Evidence and Sincerity - Thatís What itís All About!
1Institute of Epidemiology and Medical Biometry, Ulm University, Germany.
Corresponding Author:Benjamin Mayer, Institute of Epidemiology and Medical Biometry, Ulm University, Germany,
Tel: +49 731 5026896; E-Mail:email@example.com
- Received Date: 27 Jan 2016 Accepted Date: 28 Jan 2016 Published Date: 29 Jan 2016
- Copyright © 2016 Benjamin M
Citation:Benjamin M. (2016). Evidence and Sincerity - Thatís What itís All About! M J Canc. 1(1): 002.
Treatment of malignant neoplasms is one of the major issues in global health care research. Recent advances in therapeutic, diagnostic, and palliative opportunities enabled patients concerned to prolong their overall as well as disease-specific survival at an acceptable quality of life level. Despite these unmistakable improvements, however, cancer is responsible for so many deaths, which points to the fact that there are still many things we donít know about the disease. One reason is for sure the genesis of malignant tumours is still obscure to date, which is why oncological research comprises so many different areas including in-vitro studies, animal experiments, and studies in the above mentioned fields. Furthermore, determinants for the development of malignancies are captured by epidemiological and genome wide association studies.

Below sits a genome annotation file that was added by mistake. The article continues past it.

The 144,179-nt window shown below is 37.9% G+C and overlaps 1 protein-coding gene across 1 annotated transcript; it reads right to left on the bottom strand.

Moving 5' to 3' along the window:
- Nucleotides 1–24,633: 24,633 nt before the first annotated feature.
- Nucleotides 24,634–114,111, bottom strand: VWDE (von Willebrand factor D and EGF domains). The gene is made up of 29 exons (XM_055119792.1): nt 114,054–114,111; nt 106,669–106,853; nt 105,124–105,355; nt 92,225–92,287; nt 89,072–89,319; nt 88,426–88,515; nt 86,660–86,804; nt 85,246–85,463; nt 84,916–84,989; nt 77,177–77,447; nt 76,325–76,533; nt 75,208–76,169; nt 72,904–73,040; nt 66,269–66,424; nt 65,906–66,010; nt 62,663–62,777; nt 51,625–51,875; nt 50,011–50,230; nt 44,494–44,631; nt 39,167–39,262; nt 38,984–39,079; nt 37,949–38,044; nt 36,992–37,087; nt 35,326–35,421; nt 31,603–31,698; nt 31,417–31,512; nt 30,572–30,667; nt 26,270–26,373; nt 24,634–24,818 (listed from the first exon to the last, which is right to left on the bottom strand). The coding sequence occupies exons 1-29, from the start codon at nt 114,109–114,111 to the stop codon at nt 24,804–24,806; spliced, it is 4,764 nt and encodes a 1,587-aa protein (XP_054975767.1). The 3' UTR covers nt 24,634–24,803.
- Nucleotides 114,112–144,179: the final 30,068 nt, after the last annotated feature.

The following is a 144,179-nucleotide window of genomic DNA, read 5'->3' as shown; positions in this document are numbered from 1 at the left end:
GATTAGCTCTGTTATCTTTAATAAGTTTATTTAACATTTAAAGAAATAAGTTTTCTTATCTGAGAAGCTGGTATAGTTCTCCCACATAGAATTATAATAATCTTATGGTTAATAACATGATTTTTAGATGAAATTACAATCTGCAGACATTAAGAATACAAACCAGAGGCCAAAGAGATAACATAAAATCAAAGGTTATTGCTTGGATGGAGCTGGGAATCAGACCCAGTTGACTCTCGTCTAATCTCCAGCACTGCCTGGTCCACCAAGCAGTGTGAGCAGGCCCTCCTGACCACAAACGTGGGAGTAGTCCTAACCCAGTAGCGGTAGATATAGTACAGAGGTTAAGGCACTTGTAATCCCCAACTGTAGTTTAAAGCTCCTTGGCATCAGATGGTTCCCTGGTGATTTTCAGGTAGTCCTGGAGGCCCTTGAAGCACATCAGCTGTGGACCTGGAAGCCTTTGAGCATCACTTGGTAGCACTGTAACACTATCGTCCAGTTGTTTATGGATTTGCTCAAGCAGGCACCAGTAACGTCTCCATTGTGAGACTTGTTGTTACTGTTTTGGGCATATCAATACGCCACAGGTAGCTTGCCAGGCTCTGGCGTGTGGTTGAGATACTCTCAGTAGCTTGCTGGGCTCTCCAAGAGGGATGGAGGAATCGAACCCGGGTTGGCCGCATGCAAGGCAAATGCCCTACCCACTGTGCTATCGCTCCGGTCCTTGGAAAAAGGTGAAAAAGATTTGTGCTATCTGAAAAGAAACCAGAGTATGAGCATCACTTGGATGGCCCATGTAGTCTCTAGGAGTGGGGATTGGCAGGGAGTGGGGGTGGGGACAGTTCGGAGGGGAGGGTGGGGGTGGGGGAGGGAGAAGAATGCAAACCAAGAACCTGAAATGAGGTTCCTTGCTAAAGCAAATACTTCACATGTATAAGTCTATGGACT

According to the broad range of study types and experimental designs in oncological research, specific aspects of statistical analysis has to be considered when planning, conducting, analysing, and interpreting respective data. A major issue in preclinical studies using animals is the question how many animals should be applied in order to ensure reliable findings. However, a general problem in animals studies is the fact that there is hardly preparatory knowledge that could be used within the process of sample size estimation. This has to be taken into account when the results of such studies are to be interpreted.